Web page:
Central Park Splendor® Chinese Elm Fact Sheet

Karnosky's Elms home

News release

 

Development of Central Park Splendor®

Origin: Cloned from a parent tree in New York City's Central Park that dates back to 1870s. The tree is said to have been given to the city as a gift from the King of Prussia.About 1,000 Central Park Splendor® elms are now growing in New York city parks.

Research sponsor: Mr. Arthur Ross, through the Arthur Ross Foundation, funded research to study and propagate the tree.

Researchers: Dr. David Karnosky, a professor in the School of Forestry and Wood Products, Michigan Technological University, Houghton, Michigan, has studied and cloned this Chinese elm for more than 20 years, first at The New York Botanical Garden and then at Michigan Tech. He is accompanied on his June 3, 2002, trip to China by graduate student Bixia Xiang.

Commercial development: Patented by the Arthur Ross Foundation and the Central Park Conservancy. Licensed to J. Frank Schmidt and Son Company, of Hood Acres, Oregon, USA, a wholesale tree grower serving landscapers and nurseries.

Tree facts

• Scientific name: Ulmus parifolia Jacq. var. Central Park Splendor®

Height: Larger than the species and rapid growing. Up to about 20 meters tall, 5.5 meters after seven years with 4.6-meter crown spread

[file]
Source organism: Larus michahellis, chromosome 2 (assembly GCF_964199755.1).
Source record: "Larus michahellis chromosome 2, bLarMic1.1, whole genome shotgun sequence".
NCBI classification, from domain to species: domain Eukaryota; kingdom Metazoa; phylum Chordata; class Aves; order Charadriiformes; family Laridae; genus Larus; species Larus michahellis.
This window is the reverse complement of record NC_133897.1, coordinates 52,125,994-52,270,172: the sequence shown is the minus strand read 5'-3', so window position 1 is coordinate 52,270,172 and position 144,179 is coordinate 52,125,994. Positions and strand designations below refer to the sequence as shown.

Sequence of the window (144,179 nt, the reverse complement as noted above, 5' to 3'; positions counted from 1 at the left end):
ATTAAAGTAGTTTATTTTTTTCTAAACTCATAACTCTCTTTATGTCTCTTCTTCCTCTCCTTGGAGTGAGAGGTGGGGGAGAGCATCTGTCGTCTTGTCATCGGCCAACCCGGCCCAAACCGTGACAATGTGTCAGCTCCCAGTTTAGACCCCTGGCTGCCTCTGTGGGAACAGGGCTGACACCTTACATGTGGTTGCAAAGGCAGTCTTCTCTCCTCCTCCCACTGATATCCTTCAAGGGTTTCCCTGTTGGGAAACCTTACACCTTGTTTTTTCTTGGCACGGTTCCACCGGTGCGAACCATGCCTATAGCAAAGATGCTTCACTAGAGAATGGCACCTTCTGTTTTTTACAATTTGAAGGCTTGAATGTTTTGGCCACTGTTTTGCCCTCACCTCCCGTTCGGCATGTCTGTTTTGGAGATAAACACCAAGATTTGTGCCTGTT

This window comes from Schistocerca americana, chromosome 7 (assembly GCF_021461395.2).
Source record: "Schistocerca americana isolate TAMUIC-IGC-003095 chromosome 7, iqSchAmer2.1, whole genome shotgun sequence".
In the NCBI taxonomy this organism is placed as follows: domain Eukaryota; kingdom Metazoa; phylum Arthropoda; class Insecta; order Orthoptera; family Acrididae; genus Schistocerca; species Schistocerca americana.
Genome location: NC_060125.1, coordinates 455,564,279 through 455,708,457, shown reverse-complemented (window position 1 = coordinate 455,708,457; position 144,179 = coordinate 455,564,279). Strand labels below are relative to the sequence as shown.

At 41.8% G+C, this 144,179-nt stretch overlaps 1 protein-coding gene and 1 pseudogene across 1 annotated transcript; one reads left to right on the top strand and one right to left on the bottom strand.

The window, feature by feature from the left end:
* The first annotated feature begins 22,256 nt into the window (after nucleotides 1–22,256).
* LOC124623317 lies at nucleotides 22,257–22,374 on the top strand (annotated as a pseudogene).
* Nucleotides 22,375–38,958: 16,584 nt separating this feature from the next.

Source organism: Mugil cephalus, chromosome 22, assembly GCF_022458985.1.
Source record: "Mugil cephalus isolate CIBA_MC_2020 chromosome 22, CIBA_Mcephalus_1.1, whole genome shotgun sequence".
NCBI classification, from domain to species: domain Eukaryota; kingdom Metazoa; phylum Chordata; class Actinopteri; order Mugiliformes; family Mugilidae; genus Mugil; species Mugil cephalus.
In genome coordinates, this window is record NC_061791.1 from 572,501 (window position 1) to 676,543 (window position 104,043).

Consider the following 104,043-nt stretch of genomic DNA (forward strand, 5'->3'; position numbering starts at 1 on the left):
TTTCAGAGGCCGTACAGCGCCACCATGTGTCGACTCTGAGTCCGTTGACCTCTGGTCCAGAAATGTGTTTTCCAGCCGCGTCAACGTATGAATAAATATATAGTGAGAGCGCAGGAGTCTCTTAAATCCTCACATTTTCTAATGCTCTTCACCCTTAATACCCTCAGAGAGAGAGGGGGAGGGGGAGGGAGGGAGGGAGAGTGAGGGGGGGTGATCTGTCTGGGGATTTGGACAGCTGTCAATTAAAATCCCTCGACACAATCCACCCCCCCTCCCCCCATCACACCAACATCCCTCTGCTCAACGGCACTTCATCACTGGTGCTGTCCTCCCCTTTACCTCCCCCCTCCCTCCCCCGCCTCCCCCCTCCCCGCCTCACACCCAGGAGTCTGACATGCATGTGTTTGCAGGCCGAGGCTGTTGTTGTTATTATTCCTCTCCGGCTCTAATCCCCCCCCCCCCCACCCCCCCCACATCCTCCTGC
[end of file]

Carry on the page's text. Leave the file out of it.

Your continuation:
Hardiness: Hardier than the common variety of Chinese elm, which is typically found only in warm climates. Undamaged in zone 6 with occasional branch dieback in zone 5. Thrives in urban environments and tolerates all soils, from sand to clay. Pest free and not susceptible to Dutch elm disease.

Appearance: Branching, open growth pattern. Oval leaves are shiny, leathery and dark green in summer, turning bright yellow in autumn.

About the visit to China

Purpose of the trip: To bring this Chinese elm cultivar for researchers to test, grow, and propagate in various regions of China.

Recipients in China: Dr. Xihuan Shen, president of the Chinese Society of Forest Genetics and Tree Breeding, Beijing Forestry University Mr. Minren Huang, professor, Nanjing Forestry University Dr. Yinghai Xiang, Gui Zhou Academy of Science

Number of trees taken to China: 150

Where they were grown: Michigan Technological University

How they were grown: Cloned in the laboratory from leaf cuttings

Contact information

• David Karnosky, professor, Michigan Tech: 1-906-487-2898, karnosky@mtu.edu

• Gail Lloyd, executive director, Arthur Ross Foundation: 1-212-737-7311, fax 1-212-650-0332, arfdn@wordnet.att.net

• Karl Lauby, vice president for communications, New York Botanical Garden: 1-718-817-8637, klauby@nybg.org

• Dean Woodbeck, Michigan Tech news/information: 906-487-3327, woodbeck@mtu.edu